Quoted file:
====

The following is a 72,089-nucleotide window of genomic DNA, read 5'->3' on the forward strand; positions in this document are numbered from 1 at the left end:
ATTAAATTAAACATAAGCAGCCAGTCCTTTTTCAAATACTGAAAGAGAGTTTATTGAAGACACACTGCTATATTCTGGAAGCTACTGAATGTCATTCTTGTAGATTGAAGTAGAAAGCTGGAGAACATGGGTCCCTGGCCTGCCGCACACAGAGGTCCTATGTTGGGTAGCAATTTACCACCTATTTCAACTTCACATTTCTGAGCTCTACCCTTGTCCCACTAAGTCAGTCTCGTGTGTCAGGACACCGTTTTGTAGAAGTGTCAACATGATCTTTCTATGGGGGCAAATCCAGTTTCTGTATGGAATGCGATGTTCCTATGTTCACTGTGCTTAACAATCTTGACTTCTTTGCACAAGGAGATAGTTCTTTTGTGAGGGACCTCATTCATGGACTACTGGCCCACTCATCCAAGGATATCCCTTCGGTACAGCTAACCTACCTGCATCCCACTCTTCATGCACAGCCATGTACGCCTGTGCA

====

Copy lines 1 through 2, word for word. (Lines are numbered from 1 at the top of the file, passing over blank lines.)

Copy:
The following is a 72,089-nucleotide window of genomic DNA, read 5'->3' on the forward strand; positions in this document are numbered from 1 at the left end:
ATTAAATTAAACATAAGCAGCCAGTCCTTTTTCAAATACTGAAAGAGAGTTTATTGAAGACACACTGCTATATTCTGGAAGCTACTGAATGTCATTCTTGTAGATTGAAGTAGAAAGCTGGAGAACATGGGTCCCTGGCCTGCCGCACACAGAGGTCCTATGTTGGGTAGCAATTTACCACCTATTTCAACTTCACATTTCTGAGCTCTACCCTTGTCCCACTAAGTCAGTCTCGTGTGTCAGGACACCGTTTTGTAGAAGTGTCAACATGATCTTTCTATGGGGGCAAATCCAGTTTCTGTATGGAATGCGATGTTCCTATGTTCACTGTGCTTAACAATCTTGACTTCTTTGCACAAGGAGATAGTTCTTTTGTGAGGGACCTCATTCATGGACTACTGGCCCACTCATCCAAGGATATCCCTTCGGTACAGCTAACCTACCTGCATCCCACTCTTCATGCACAGCCATGTACGCCTGTGCA